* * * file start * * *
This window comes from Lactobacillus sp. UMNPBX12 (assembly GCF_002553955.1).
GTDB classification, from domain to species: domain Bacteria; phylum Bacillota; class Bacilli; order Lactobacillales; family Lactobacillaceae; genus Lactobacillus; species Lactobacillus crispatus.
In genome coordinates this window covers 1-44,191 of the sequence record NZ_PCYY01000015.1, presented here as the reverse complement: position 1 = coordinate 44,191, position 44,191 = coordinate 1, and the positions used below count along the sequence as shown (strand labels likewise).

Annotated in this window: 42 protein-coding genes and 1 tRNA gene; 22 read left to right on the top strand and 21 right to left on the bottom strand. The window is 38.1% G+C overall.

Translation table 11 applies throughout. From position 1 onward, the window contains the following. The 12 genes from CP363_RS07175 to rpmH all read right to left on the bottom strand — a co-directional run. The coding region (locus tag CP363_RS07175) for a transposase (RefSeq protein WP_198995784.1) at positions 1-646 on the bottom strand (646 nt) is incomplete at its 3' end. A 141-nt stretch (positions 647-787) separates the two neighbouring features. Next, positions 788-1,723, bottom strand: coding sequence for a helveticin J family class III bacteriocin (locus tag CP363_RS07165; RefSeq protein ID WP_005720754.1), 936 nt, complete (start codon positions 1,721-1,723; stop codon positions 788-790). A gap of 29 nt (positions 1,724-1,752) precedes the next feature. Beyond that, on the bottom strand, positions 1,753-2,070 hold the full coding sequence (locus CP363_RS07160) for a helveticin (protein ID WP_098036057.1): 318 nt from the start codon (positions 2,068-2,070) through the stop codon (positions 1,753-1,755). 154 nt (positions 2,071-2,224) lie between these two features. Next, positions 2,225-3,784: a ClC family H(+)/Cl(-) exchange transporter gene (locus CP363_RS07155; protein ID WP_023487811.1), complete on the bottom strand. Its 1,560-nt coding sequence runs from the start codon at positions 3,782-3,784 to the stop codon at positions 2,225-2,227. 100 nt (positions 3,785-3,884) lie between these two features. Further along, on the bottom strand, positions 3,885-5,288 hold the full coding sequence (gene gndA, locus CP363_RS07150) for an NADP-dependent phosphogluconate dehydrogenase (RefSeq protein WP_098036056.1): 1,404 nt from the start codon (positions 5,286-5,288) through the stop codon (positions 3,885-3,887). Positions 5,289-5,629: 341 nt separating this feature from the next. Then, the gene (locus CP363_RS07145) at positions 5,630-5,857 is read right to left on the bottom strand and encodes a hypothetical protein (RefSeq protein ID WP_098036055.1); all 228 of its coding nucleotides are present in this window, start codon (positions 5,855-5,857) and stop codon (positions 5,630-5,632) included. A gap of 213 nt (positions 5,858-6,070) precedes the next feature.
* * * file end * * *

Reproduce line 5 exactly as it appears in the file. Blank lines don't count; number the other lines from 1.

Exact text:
Translation table 11 applies throughout. From position 1 onward, the window contains the following. The 12 genes from CP363_RS07175 to rpmH all read right to left on the bottom strand — a co-directional run. The coding region (locus tag CP363_RS07175) for a transposase (RefSeq protein WP_198995784.1) at positions 1-646 on the bottom strand (646 nt) is incomplete at its 3' end. A 141-nt stretch (positions 647-787) separates the two neighbouring features. Next, positions 788-1,723, bottom strand: coding sequence for a helveticin J family class III bacteriocin (locus tag CP363_RS07165; RefSeq protein ID WP_005720754.1), 936 nt, complete (start codon positions 1,721-1,723; stop codon positions 788-790). A gap of 29 nt (positions 1,724-1,752) precedes the next feature. Beyond that, on the bottom strand, positions 1,753-2,070 hold the full coding sequence (locus CP363_RS07160) for a helveticin (protein ID WP_098036057.1): 318 nt from the start codon (positions 2,068-2,070) through the stop codon (positions 1,753-1,755). 154 nt (positions 2,071-2,224) lie between these two features. Next, positions 2,225-3,784: a ClC family H(+)/Cl(-) exchange transporter gene (locus CP363_RS07155; protein ID WP_023487811.1), complete on the bottom strand. Its 1,560-nt coding sequence runs from the start codon at positions 3,782-3,784 to the stop codon at positions 2,225-2,227. 100 nt (positions 3,785-3,884) lie between these two features. Further along, on the bottom strand, positions 3,885-5,288 hold the full coding sequence (gene gndA, locus CP363_RS07150) for an NADP-dependent phosphogluconate dehydrogenase (RefSeq protein WP_098036056.1): 1,404 nt from the start codon (positions 5,286-5,288) through the stop codon (positions 3,885-3,887). Positions 5,289-5,629: 341 nt separating this feature from the next. Then, the gene (locus CP363_RS07145) at positions 5,630-5,857 is read right to left on the bottom strand and encodes a hypothetical protein (RefSeq protein ID WP_098036055.1); all 228 of its coding nucleotides are present in this window, start codon (positions 5,855-5,857) and stop codon (positions 5,630-5,632) included. A gap of 213 nt (positions 5,858-6,070) precedes the next feature.